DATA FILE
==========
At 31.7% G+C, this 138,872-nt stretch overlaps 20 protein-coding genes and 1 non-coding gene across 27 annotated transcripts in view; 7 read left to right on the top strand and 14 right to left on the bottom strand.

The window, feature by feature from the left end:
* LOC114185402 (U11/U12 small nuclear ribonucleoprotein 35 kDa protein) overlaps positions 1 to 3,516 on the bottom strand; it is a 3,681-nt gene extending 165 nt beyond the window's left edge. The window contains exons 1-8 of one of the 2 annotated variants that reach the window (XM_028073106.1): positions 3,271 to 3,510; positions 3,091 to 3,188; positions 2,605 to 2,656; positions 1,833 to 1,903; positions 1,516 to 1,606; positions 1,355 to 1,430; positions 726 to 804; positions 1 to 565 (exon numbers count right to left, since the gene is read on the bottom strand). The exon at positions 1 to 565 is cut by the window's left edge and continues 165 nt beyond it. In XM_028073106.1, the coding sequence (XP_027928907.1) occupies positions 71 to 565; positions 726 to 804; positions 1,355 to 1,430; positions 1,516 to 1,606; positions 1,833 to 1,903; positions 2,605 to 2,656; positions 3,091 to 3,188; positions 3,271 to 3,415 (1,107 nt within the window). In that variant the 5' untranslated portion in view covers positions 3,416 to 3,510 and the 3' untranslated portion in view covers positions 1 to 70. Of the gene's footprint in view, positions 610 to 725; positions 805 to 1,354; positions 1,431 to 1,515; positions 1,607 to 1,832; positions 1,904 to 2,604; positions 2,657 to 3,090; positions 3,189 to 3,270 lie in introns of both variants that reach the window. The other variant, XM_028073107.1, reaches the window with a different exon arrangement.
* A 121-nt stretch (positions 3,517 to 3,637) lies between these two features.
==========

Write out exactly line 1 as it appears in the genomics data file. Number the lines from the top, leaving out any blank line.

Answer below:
At 31.7% G+C, this 138,872-nt stretch overlaps 20 protein-coding genes and 1 non-coding gene across 27 annotated transcripts in view; 7 read left to right on the top strand and 14 right to left on the bottom strand.